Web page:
Where Will Interest Rates Be in 10 Years?

Retirees commonly put more money into bonds than stocks in order to preserve capital in case of a market crash. However, today’s really low interest rates don’t provide an income stream sufficient to pay expenses without eating into that stockpile of capital. We are in a period of historically low interest rates. How long will this last. Whether you are a Forex trader or an investor nearing retirement it is appropriate to ask where will interest rates be in 10 years?

San Francisco Fed Says 1%

The Fed will raise rates as the economy warrants. According to recently published research rates will not go up very fast for quite a while. Bloomberg reports that the Fed is heading for a shallow rate path for the next decade.

Some at the U.S. central bank may still be too optimistic about how high interest rates can rise in the longer run, based on new Federal Reserve Bank of San Francisco research.

San Francisco Fed economist Kevin Lansing started with a simple premise: estimates of the inflation-adjusted neutral interest rate – the one that neither stokes nor slows growth – track pretty well with the U.S. Congressional Budget Office’s four-quarter growth rate of potential GDP estimates. Looking at the CBO’s projections for the next decade, he predicts “a very gradual rise” in the neutral rate, referred to as r-star in standard economic models, from near-zero in 2016 to about 1 percent in 2026.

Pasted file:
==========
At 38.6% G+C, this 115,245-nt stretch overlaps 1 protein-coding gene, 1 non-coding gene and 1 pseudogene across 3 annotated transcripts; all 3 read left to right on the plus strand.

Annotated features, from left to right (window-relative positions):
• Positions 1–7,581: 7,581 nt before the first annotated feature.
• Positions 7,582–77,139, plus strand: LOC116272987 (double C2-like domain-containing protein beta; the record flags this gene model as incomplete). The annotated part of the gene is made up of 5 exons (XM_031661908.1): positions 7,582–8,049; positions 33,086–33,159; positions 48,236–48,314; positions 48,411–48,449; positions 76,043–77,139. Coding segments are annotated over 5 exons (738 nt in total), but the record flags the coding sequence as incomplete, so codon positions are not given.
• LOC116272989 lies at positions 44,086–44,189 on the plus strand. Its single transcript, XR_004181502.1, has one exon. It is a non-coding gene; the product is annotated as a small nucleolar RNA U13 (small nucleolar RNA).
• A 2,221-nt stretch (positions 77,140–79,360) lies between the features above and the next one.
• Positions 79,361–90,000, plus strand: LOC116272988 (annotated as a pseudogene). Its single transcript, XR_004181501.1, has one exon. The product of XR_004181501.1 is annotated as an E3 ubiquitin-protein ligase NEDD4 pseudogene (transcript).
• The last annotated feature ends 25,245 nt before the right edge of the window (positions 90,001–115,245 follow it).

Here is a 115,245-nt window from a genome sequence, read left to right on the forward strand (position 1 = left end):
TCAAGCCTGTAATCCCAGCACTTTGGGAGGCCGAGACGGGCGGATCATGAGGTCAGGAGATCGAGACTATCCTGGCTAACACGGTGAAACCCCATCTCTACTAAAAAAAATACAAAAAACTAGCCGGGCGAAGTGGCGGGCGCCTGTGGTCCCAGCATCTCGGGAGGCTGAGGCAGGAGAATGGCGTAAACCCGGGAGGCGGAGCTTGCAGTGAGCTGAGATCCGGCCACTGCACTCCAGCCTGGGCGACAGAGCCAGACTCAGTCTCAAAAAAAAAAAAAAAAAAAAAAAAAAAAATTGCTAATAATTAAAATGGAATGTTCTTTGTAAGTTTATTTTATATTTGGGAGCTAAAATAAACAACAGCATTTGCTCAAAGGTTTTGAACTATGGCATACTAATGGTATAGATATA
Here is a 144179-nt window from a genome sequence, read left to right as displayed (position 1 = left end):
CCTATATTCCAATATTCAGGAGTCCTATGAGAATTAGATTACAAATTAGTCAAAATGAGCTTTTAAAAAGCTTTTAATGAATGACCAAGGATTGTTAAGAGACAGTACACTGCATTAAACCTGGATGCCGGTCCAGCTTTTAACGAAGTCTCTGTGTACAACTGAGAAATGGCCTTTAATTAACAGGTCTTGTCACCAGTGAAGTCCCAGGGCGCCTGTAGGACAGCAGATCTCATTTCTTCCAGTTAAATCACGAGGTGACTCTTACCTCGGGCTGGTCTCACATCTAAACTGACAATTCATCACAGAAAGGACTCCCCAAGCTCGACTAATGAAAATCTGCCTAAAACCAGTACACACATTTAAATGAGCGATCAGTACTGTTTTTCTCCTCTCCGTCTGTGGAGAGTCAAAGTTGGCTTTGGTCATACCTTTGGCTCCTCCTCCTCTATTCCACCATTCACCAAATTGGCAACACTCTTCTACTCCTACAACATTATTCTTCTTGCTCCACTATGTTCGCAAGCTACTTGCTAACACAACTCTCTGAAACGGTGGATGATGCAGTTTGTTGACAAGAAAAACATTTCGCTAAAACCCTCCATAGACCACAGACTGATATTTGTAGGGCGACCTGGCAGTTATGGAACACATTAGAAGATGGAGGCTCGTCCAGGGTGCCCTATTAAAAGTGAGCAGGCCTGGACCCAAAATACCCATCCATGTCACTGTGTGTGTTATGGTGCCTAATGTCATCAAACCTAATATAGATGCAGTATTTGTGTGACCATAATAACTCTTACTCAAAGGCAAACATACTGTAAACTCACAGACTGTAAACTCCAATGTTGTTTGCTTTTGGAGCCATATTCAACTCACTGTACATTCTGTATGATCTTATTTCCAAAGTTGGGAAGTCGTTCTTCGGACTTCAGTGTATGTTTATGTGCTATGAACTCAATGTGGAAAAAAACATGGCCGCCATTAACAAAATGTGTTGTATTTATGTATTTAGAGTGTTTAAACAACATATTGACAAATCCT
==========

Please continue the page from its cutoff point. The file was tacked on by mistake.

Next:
It turns out that the consensus projection of Fed authorities is 1.5%. Economists worry that if the Fed does not raise rates it will not have the wherewithal to deal with an economic downturn as there will be no rate to cut! Forex traders can expect less market volatility in the dollar if rates don’t move about and retirees will need to look to investment vehicles like dividend stocks to see a little growth to keep their retirement savings from running out.

How about Negative Rates?

If another recession comes and the Fed needs to lower rates will they go negative? The Fed Vice Chairman, Stanley Fischer, says that countries that are using negative rates think they are successful. He also notes that the U. S. Fed does not currently think this would be necessary.

Fischer’s comments on negative rates come days after Chair Janet Yellen left the subject out of a speech on the future U.S. monetary policy toolkit, suggesting that they’re not an option that’s up for discussion at the Fed. Fischer is a former Bank of Israel governor and a prominent figure in international economics, so his remarks constitute an important acceptance that the unconventional and often controversial policy might be working in other jurisdictions.

“We’re in a world where they seem to work,” Fischer said, noting that while negative rates are “difficult to deal with” for savers, they typically “go along with quite decent equity prices.”

The problem, again, is for savers and retirees when rates go negative. And of course Forex traders will need to pay to park cash in their Forex accounts as well!